Age no bar to genius as piper Potts goes solo at 80
Traditional music legend Sean Potts has proven that age is no barrier to productivity by releasing his first solo recording of music on the tin whistle entitled, Number Six, months before his 80th birthday.
Mr Potts, who will receive the TG4 Gradam Ceoil lifetime achievement award at a ceremony in Wexford next week, is celebrating the launch of his CD, which is a fundraiser for uilleann pipes organisation Na Piobairi Uilleann.
The founder member of The Chieftains and Ceoltoiri Chualann was joined by fellow Dubliners -- film star and keen trad musician Brendan Gleeson and singer-songwriter Damien Dempsey -- to mark the launch of the record, which he hopes will generate much-needed funds to help promote the manufacture of the uilleann pipes and the further development of the piping headquarters in historic Henrietta Street.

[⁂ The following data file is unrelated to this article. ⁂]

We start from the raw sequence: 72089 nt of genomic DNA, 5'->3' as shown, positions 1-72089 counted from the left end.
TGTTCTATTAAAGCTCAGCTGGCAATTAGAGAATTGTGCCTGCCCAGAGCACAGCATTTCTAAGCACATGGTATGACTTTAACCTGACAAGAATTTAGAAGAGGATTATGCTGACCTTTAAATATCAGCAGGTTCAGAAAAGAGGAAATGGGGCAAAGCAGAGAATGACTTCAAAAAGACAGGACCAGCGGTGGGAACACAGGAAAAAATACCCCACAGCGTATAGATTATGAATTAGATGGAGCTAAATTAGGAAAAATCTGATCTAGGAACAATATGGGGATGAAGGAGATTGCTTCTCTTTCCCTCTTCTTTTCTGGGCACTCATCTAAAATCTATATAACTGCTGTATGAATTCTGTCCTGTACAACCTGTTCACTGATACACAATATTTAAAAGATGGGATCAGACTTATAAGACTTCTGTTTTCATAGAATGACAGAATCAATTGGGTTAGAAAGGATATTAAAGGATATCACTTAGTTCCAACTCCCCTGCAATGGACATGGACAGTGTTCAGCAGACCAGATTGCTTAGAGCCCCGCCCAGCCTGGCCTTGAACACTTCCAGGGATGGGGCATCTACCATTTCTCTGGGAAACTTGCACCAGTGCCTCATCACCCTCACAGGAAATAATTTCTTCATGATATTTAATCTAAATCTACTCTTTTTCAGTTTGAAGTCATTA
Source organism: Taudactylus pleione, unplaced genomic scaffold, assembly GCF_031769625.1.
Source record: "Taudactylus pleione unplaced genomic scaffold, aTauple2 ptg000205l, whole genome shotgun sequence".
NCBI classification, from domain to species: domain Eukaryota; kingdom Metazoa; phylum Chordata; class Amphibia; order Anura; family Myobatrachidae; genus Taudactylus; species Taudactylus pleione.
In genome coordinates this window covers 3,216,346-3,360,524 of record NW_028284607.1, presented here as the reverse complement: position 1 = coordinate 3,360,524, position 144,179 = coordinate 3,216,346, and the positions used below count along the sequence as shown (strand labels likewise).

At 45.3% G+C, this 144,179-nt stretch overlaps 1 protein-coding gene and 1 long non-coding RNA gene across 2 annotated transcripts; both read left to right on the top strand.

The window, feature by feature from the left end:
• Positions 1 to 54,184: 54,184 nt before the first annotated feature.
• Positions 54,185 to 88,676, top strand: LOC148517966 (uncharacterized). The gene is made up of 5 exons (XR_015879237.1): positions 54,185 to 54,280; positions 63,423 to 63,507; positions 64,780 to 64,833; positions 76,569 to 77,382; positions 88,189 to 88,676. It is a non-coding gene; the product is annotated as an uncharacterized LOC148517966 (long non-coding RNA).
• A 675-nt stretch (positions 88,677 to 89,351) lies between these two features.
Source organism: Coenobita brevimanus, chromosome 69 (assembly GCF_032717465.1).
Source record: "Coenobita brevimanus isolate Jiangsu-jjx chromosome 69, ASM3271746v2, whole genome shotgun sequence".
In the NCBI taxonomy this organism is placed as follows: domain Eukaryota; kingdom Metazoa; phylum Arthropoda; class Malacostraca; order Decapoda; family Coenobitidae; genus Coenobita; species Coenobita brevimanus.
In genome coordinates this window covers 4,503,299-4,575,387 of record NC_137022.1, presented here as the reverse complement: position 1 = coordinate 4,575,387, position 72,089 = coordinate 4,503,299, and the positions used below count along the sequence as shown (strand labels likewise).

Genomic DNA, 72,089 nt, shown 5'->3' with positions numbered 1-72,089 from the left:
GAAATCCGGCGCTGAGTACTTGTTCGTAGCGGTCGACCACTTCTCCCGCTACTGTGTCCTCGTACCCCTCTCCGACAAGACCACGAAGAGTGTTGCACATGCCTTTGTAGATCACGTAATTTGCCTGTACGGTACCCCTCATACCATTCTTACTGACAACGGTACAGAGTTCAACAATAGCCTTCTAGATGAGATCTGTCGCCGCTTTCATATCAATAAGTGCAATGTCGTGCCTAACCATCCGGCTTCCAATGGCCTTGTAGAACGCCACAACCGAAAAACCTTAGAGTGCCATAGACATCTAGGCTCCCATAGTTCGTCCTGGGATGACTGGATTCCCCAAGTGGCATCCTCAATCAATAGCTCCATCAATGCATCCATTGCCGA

Since retiring from touring as a professional musician, Mr Potts has dedicated over 30 years of his life to the promotion of the uilleann pipes in his role as chairman and now honorary president of NPU.
However, it is Mr Potts' whistle playing, described by his former Chieftains colleague Paddy Moloney as "the greatest he as ever heard", that made him famous all over the world and Number Six is a celebration of his rich musical legacy.
Number Six refers to the house of Sean's grandfather John Potts, situated in the Coombe in Dublin's Liberties. John Potts was a prominent piper and his house was an important centre forIrish music.